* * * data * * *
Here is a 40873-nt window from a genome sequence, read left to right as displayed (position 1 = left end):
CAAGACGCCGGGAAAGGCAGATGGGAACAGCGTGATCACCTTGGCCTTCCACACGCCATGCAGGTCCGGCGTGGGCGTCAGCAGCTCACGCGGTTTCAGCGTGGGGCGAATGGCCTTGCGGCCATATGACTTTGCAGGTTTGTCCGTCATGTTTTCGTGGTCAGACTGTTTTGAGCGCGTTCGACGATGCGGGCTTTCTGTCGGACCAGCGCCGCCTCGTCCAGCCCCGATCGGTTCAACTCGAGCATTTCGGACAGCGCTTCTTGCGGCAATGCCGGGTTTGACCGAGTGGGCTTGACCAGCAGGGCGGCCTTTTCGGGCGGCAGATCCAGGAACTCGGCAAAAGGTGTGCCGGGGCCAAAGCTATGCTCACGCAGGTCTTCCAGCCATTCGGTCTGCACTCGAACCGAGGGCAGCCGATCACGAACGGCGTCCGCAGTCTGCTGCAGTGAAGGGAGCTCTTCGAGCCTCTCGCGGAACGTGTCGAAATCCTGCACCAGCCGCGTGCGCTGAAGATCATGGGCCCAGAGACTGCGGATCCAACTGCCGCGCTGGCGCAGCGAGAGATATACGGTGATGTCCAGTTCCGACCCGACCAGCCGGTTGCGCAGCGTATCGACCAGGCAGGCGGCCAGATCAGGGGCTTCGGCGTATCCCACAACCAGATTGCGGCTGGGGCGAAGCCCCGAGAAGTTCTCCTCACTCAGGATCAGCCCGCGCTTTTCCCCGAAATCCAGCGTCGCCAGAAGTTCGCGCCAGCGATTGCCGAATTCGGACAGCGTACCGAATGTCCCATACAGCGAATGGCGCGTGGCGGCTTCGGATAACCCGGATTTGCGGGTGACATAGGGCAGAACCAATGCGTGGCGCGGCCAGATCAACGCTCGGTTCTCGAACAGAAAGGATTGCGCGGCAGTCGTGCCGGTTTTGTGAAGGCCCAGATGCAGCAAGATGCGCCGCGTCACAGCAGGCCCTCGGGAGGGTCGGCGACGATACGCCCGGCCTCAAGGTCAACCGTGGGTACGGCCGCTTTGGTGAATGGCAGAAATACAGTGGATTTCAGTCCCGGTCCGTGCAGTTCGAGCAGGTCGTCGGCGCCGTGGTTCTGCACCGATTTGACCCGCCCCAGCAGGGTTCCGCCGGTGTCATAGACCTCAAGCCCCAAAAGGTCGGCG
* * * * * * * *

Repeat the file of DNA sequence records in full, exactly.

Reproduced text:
Here is a 40873-nt window from a genome sequence, read left to right as displayed (position 1 = left end):
CAAGACGCCGGGAAAGGCAGATGGGAACAGCGTGATCACCTTGGCCTTCCACACGCCATGCAGGTCCGGCGTGGGCGTCAGCAGCTCACGCGGTTTCAGCGTGGGGCGAATGGCCTTGCGGCCATATGACTTTGCAGGTTTGTCCGTCATGTTTTCGTGGTCAGACTGTTTTGAGCGCGTTCGACGATGCGGGCTTTCTGTCGGACCAGCGCCGCCTCGTCCAGCCCCGATCGGTTCAACTCGAGCATTTCGGACAGCGCTTCTTGCGGCAATGCCGGGTTTGACCGAGTGGGCTTGACCAGCAGGGCGGCCTTTTCGGGCGGCAGATCCAGGAACTCGGCAAAAGGTGTGCCGGGGCCAAAGCTATGCTCACGCAGGTCTTCCAGCCATTCGGTCTGCACTCGAACCGAGGGCAGCCGATCACGAACGGCGTCCGCAGTCTGCTGCAGTGAAGGGAGCTCTTCGAGCCTCTCGCGGAACGTGTCGAAATCCTGCACCAGCCGCGTGCGCTGAAGATCATGGGCCCAGAGACTGCGGATCCAACTGCCGCGCTGGCGCAGCGAGAGATATACGGTGATGTCCAGTTCCGACCCGACCAGCCGGTTGCGCAGCGTATCGACCAGGCAGGCGGCCAGATCAGGGGCTTCGGCGTATCCCACAACCAGATTGCGGCTGGGGCGAAGCCCCGAGAAGTTCTCCTCACTCAGGATCAGCCCGCGCTTTTCCCCGAAATCCAGCGTCGCCAGAAGTTCGCGCCAGCGATTGCCGAATTCGGACAGCGTACCGAATGTCCCATACAGCGAATGGCGCGTGGCGGCTTCGGATAACCCGGATTTGCGGGTGACATAGGGCAGAACCAATGCGTGGCGCGGCCAGATCAACGCTCGGTTCTCGAACAGAAAGGATTGCGCGGCAGTCGTGCCGGTTTTGTGAAGGCCCAGATGCAGCAAGATGCGCCGCGTCACAGCAGGCCCTCGGGAGGGTCGGCGACGATACGCCCGGCCTCAAGGTCAACCGTGGGTACGGCCGCTTTGGTGAATGGCAGAAATACAGTGGATTTCAGTCCCGGTCCGTGCAGTTCGAGCAGGTCGTCGGCGCCGTGGTTCTGCACCGATTTGACCCGCCCCAGCAGGGTTCCGCCGGTGTCATAGACCTCAAGCCCCAAAAGGTCGGCG